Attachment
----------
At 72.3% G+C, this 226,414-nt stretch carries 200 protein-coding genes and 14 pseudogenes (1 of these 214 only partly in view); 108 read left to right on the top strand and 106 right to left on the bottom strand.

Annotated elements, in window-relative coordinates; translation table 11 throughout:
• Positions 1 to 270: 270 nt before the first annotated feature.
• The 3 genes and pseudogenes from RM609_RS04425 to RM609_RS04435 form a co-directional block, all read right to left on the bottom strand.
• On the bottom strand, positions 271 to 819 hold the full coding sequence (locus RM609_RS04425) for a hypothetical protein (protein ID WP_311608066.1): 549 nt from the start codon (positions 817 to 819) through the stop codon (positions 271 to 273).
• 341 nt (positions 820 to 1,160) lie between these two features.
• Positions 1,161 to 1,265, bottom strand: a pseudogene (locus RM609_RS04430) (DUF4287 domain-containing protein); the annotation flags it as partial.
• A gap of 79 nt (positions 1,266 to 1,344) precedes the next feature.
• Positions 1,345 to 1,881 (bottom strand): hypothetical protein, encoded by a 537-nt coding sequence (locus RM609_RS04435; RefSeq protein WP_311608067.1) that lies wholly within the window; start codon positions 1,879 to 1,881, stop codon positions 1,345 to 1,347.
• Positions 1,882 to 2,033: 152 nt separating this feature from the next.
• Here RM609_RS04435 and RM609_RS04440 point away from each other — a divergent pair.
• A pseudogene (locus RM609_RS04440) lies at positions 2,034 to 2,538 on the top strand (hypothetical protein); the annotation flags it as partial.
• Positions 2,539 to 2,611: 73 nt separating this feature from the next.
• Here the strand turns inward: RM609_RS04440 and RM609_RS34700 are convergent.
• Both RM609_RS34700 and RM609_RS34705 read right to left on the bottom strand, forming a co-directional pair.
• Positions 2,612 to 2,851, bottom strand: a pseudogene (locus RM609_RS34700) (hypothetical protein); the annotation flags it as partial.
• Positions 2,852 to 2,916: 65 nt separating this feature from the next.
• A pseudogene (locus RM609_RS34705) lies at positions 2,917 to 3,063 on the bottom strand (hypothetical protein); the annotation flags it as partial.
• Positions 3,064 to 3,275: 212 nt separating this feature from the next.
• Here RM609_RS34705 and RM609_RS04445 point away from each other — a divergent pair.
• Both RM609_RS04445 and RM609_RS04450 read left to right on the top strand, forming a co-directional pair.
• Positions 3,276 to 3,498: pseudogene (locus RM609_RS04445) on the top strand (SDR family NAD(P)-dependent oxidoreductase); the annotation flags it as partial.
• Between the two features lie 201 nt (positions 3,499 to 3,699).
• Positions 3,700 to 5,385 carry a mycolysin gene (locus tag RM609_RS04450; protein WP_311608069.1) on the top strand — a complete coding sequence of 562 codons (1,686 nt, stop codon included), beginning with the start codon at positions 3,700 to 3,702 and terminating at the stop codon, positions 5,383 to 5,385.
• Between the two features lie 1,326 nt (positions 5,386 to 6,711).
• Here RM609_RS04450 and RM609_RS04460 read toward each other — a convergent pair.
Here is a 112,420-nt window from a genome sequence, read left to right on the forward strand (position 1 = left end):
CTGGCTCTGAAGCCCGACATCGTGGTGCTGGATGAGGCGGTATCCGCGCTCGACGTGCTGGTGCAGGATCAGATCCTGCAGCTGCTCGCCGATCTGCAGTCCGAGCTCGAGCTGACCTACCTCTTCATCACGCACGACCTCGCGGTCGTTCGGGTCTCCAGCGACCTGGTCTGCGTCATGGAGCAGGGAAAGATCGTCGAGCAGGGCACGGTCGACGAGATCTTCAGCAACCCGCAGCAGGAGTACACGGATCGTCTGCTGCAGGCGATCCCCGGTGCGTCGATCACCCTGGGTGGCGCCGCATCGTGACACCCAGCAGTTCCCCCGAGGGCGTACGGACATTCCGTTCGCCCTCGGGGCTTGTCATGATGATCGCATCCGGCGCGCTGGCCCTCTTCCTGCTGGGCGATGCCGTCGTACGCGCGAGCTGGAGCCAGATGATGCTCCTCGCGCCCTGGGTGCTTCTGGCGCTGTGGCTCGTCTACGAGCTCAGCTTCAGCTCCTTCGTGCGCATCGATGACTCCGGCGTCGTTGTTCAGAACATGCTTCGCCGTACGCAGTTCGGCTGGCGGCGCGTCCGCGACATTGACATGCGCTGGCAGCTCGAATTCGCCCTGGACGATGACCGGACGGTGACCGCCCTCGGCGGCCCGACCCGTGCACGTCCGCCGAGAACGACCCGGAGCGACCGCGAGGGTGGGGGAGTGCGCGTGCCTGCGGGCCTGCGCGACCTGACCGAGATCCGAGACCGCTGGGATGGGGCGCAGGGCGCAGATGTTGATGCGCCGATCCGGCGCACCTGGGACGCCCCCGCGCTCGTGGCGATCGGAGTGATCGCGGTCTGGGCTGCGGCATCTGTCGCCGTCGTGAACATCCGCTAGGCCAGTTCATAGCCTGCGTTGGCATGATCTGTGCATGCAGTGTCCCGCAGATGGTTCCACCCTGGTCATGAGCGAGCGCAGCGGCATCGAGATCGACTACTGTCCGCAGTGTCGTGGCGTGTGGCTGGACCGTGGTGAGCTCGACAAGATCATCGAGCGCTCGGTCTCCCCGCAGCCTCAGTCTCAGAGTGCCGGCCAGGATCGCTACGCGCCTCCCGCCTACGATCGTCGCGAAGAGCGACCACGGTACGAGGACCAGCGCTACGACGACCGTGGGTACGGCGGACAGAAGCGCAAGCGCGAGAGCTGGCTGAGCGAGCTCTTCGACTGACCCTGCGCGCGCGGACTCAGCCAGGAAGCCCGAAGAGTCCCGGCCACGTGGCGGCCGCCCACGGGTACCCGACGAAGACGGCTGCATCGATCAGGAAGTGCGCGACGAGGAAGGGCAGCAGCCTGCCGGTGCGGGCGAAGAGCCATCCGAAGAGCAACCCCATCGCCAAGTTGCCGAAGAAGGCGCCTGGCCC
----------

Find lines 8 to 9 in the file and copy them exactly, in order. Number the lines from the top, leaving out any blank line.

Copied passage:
• A gap of 79 nt (positions 1,266 to 1,344) precedes the next feature.
• Positions 1,345 to 1,881 (bottom strand): hypothetical protein, encoded by a 537-nt coding sequence (locus RM609_RS04435; RefSeq protein WP_311608067.1) that lies wholly within the window; start codon positions 1,879 to 1,881, stop codon positions 1,345 to 1,347.